More than 5,400 Americans overseas renounced their United States citizenship last year, a 26% increase over 2015 and more than triple the number in 2010, when Congress passed a law that significantly increased tax penalties for unreported foreign transactions and holdings, according to data compiled by a Connecticut tax attorney.
Advocates for the estimated 7 million overseas Americans and attorneys who advise them say that while some are trying to avoid higher taxes or stricter bank rules that make it more difficult to shield wealth, others are dual citizens with a loose connection to the United States who want to avoid the hassle of filing returns to the IRS.
“It’s increasing at an exponential rate,” said Andrew Mitchel, an attorney who began compiling quarterly lists of expatriates released by the IRS after a scandal erupted over allegations that the Swiss bank UBS helped American customers conceal information from the IRS and Congress enacted the Foreign Account Tax Compliance Act in 2010.
Mitchel’s data, which draws from both IRS and State Department records, shows that from 1998 through 2009, the number of renunciations ranged from a low of 231 to a high of 762. Then they began to take off.
The FATCA law, projected to raise $8.7 billion over 10 years, required taxpayers to disclose foreign accounts on returns, sharply increased penalties for noncompliance, and pressured banks worldwide to help the IRS with compliance by using the threat of withholding 30% of payments such as stock dividends from U.S. sources.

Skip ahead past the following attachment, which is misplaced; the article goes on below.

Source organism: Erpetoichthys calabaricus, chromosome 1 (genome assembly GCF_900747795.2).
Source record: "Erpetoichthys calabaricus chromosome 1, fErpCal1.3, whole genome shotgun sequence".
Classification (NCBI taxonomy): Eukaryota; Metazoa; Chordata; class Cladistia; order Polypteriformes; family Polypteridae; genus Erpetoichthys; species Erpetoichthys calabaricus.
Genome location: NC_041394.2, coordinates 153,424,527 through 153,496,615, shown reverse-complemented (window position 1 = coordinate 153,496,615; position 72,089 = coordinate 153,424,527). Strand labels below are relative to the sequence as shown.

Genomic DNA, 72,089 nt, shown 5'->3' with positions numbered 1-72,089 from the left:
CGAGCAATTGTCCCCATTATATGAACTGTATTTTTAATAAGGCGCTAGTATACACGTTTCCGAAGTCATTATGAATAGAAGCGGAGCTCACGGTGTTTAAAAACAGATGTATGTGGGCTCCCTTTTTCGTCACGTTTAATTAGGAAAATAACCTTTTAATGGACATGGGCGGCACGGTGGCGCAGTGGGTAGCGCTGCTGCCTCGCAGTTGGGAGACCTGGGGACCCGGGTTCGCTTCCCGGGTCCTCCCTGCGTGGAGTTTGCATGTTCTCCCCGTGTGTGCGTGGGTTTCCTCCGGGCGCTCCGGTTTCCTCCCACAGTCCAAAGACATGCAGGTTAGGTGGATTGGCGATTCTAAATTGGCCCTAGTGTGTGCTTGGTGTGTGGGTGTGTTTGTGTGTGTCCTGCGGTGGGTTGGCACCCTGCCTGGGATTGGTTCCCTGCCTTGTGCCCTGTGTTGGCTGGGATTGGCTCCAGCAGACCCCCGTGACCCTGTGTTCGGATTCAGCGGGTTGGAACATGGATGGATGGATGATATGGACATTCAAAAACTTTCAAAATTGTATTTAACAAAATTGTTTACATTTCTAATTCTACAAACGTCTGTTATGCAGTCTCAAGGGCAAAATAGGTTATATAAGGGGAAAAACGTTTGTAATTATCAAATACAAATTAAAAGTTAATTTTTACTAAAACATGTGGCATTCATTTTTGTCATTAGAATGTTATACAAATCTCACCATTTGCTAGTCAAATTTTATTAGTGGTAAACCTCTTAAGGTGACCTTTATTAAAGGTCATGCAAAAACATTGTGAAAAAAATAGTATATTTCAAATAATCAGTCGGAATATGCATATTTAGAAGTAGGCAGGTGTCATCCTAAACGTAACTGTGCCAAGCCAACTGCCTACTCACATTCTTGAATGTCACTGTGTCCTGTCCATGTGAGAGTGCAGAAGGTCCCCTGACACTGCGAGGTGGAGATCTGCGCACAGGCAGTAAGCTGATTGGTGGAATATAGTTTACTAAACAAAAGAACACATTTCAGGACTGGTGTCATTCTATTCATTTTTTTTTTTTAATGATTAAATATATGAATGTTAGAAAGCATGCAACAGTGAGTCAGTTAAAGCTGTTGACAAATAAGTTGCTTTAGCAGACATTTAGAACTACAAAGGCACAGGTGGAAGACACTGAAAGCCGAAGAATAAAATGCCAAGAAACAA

“Foreign banks are basically acting as the police to flush these U.S. citizens out of the bushes so the IRS can see them,” Mitchel said. “That’s when people start to realize, ‘Oh, I’m not filing and I should be filing.’ “
Unlike most countries, which base taxes on residency, the United States bases its taxes on citizenship. Citizens overseas are required to file returns, though taxes paid to a foreign country often count as credit against any U.S. liabilities, Mitchel said. Renouncing citizenship requires expatriates to settle any outstanding liabilities or face significant penalties.
Among those who gave up their citizenship in 2016 was Boris Johnson, the British foreign secretary and former mayor of London. Johnson was born in New York City, where his parents were living, and left the United States when he was 5 years old. As a dual British-American citizen in 2014, he complained it was “absolutely outrageous” that he was required to pay tax to the U.S. on the sale of his London home.
Marylouise Serrato, executive director of the advocacy group American Citizens Abroad, said her group has heard from people who were shunned by foreign banks because of the added burden of compliance.
“Many are doing it because, simply, their lives and livelihoods are overseas and they can’t function any more. What do you do when you can no longer bank your paycheck?” Serrato said. “This narrative that Americans don’t want to pay their taxes, that’s not a fair representation of the situation.”
But Dean Zerbe, a former senior counsel to the Senate Finance Committee who is now national managing director for Alliantgroup, said increases in income taxes on families earning more than $250,000 in 2010 “probably got more people motivated to look at their situation.”
“We’re fairly expensive in the tax code in terms of what we tax,” Zerbe said. “I think for a lot of folks, it’s gotten them to revisit where they are in terms of citizenship status.”
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